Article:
AC: …What is the Krishna tradition saying to followers? What I'm struck by is the idea that so many people place primary value on these aspects of God that are somewhat a part of Western Christian thinking, wouldn't be completely unfamiliar, but which wouldn't be primary. You know the primary figure of God in Western tradition, I think, most people would say this is kind of august and awesome figure one could not imagine having as friend, because you'd almost be afraid to have God as a friend, because you'd almost be afraid to have God as a friend, you can't presume to have God as friend. But in Krishna, with Krishna, you can, and those qualities are seen as primary over more the more august and powerful, and what I think in kind of traditional Western thought you would say, well this is God: power, might, omnipotence. Those not the qualities one associates with Krishna, yes?

RP: That's right. To appreciate Krishna, to understand what that experience of Krishna is, the starting point is that Krishna is the supreme powerful, but that supreme powerful entity is extending his hand, and he is saying, I want you to become my friend. And what makes Vrindavan a special place is that if you wish to learn how to be friend of Krishna, come to Vrindavan, either physically or at least spiritually, mentally, learn about Vrindavan, hear about Vrindavan, and there you will find the image of God as your intimate friend, where he became a child in arms of his mother, where he played with his friends, some of them younger than him, some of them older than him, his boy friends, and also his girl friends. And that image of friendship with God has been meditated upon, has been contemplated, has been delved into deeply in Vrindavan for thousands of years. There's a tremendous tradition has built up around that. It doesn't lose sight of the fact that at the same time this Krishna is the all-powerful being, but that's not what attracts the heart. Power is something, it does attract my respect, and to some extent it does attract my devotion, but at end of day, power will not attract my love, and because that's what we're we are seeking, everyone is seeking love.

AC: Krishna fought battles, he killed evil spirits, he was a heroic warrior, some aspect of him, those are the kinds of qualities you imagine being celebrated, and talked about and sung about, this is the stuff of stories at least in the tradition I'm used to. But instead, I hear about those things off-hand, or from time to time in Vrindavan, that's not the aspect of Krishna that people are interested in.

RP: That's because you're in Vrindavan. The people who, and of course for many of us, that will be the primary appeal. We want to feel safe and secure in the hands of the All-Powerful, and so the worship of Krishna in his more majestic aspect, that's also a very strong element in Hindu traditions, as in different faiths of the world, and some faiths emphasize that more than others. Vrindavan is the place where people come who really want to develop that inner relationship with Krishna, the friend, the one who declares, who says, teaches in the Bhagavad-Gita, that "I am always with you, in your heart. I never leave you. Although you may have forgotten all the things you ever did, I was there, along side you, I saw it all. And whatever is yet to come, I will still be with you, I will always be there to see everything you do."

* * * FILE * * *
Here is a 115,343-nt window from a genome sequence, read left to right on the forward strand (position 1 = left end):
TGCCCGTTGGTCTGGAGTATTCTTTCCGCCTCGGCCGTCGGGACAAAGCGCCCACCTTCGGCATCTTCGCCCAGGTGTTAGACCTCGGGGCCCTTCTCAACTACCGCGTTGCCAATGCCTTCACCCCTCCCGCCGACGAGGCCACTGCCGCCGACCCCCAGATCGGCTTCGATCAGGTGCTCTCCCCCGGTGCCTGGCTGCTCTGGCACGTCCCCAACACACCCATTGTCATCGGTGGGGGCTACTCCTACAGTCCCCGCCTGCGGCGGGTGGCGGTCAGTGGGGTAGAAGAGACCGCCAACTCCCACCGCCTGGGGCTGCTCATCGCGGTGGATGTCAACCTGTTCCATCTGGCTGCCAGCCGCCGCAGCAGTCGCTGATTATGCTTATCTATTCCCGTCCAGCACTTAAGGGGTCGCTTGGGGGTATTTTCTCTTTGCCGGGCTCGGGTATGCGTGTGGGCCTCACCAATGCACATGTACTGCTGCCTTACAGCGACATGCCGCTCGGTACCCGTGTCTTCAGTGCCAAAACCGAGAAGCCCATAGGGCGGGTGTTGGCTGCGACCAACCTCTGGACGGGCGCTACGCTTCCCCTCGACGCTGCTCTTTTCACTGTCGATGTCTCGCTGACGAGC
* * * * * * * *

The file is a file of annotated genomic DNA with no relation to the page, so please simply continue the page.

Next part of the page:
When that desire arises in the spiritual seeker's heart — that I wish to know that constant companion, who is this person who has really brought me into existence and who is offering that hand of friendship? — Then you come to somewhere like Vrindavan and then you would see it through those eyes of devotion, you might start to see what it is that makes Vrindavan special.

AC: You were a young man of about twenty when you encountered Krishna consciousness? How did that come about?

RP: I was a student in an art college in London, and the devotees, my Guru, had sent six of his very early disciples from America which was his first landing point in the West, sent them to London. They made friends with the Beatles and they recorded the Hare Krishna chant. So me and all my friends used to sing Hare Krishna with out knowing what it was. And I saw the devotees once or twice, the Hare Krishna devotees, singing on Kings Road in Chelsea. A friend of mine said, "Why don't you come along, they're really nice people." I met them, and it was one of those moments in life when I knew that I belonged here with these people.